About Healthcare Simulation – Resources, Jobs & More…
Healthcare Simulation is the modern way to educate and train healthcare professionals to master cognitive, technical, and behavioral skill sets through technologically advanced, crafted experiences. This experiential learning style enables professionals and learners to practice and test their profession while building confidence in their abilities before working in real-world scenarios. In addition, Medical Simulation mimics a clinical situation without the risk of potentially harmful clinical outcomes. Healthcare Simulation is also referred to as Medical Simulation, Clinical Simulation, or, in specific circumstances, Surgical Simulation and Nursing Simulation. Check out the homepage for the latest clinical simulation CE courses, webinars, books, research, conferences and jobs!
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Healthcare Simulations, or Clinical Simulations, create a safe, controlled environment where healthcare workers can practice needed skills and gain confidence without the fear of harming a patient or delaying diagnosis and treatment to patients. In addition, simulations allow for mistakes and the learning that occurs with those mistakes without the fear of consequences. Medical Simulations can also create many scenarios with a broader variety of diagnoses for learners to experience, leading to increased preparedness of medical students and new doctors and success in a hospital or clinical environment.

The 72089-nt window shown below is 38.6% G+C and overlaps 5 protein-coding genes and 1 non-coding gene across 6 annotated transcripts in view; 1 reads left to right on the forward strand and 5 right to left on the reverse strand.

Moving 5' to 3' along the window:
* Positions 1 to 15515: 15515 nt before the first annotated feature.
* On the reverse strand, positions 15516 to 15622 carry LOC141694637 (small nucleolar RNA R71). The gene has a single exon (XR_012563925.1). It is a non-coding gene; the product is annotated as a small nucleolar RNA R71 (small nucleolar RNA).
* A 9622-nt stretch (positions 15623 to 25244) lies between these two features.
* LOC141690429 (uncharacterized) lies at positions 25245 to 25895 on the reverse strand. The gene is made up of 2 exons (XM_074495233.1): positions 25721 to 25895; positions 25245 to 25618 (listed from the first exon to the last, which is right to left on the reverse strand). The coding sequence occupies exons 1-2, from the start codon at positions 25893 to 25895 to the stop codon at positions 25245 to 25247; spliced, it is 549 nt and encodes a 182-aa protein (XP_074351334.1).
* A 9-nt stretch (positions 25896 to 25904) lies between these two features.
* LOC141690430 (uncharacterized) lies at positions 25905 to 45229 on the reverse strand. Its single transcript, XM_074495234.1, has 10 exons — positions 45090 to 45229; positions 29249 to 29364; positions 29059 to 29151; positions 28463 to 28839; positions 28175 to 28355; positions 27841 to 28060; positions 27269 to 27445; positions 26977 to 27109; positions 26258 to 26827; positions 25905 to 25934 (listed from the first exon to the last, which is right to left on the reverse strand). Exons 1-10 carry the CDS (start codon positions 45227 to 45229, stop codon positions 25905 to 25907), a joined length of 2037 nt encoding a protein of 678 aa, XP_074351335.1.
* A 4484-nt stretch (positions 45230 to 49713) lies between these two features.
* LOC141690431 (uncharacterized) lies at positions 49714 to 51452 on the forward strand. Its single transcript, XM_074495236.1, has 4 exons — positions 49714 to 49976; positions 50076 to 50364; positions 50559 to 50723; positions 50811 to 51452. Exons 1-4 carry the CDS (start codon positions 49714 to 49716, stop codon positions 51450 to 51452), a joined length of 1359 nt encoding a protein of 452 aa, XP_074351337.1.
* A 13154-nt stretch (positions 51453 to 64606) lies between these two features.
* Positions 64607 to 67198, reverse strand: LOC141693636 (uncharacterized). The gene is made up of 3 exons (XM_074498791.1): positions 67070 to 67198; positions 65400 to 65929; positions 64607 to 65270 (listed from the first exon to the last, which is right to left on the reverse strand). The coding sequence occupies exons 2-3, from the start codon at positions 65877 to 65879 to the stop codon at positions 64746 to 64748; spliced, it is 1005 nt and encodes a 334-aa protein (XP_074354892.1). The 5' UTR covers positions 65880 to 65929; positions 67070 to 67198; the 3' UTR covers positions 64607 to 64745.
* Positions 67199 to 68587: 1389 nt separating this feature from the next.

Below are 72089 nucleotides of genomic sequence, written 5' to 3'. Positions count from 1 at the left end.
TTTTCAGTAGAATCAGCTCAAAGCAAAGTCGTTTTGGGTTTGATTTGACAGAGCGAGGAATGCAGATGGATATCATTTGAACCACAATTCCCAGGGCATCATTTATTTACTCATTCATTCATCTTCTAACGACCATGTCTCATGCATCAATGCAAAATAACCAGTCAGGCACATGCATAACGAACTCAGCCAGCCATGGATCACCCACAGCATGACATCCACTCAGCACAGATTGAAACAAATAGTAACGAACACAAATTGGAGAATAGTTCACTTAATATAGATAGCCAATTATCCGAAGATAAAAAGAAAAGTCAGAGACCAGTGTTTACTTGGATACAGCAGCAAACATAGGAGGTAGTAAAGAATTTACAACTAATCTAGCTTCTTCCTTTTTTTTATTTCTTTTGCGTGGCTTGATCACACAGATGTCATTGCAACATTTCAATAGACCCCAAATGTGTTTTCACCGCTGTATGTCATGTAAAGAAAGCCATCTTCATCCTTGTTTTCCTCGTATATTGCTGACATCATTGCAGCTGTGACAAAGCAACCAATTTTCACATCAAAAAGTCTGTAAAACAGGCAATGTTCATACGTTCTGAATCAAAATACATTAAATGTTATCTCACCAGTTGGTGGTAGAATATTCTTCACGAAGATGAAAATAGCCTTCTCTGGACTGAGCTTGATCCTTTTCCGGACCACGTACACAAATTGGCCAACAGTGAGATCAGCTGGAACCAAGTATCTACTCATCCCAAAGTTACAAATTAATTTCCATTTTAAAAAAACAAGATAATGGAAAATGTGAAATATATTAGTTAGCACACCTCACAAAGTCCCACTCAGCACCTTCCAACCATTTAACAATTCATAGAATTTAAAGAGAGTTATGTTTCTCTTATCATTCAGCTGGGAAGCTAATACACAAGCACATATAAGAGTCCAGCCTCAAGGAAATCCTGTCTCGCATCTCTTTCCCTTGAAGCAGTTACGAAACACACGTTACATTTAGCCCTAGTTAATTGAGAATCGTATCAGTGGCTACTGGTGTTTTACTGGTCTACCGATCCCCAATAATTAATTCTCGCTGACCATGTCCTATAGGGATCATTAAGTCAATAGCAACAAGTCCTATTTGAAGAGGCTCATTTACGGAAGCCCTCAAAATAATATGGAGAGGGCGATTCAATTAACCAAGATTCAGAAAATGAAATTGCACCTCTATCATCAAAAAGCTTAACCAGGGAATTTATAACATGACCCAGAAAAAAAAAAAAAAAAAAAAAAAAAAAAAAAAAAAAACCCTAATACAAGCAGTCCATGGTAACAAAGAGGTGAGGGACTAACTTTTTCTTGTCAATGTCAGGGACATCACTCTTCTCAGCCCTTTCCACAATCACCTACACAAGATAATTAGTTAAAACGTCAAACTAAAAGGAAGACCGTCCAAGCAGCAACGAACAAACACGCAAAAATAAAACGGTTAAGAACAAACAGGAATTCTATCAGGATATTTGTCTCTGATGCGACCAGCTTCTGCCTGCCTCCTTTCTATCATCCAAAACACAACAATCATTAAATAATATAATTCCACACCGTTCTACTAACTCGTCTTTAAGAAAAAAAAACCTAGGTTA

Clinical Simulation is the “trial run” healthcare professionals can take to better prepare for real-life patient care. To help paint the picture of how Simulation helps to improve healthcare, first consider a newly designed commercial airplane. Once fully developed and constructed, would testing the airplane model’s efficiency with passengers aboard the aircraft be a good idea? Probably not. Instead, the airline would run trials simulating real flight experiences to ensure that transportation aboard the plane would be safe. Similarly, Clinical Simulation is the “trial run” healthcare professionals can take before transitioning to real-life patient care. Reference: Healthcare Simulation: A Key to the Future of Medical Education – A Review – PMC (nih.gov)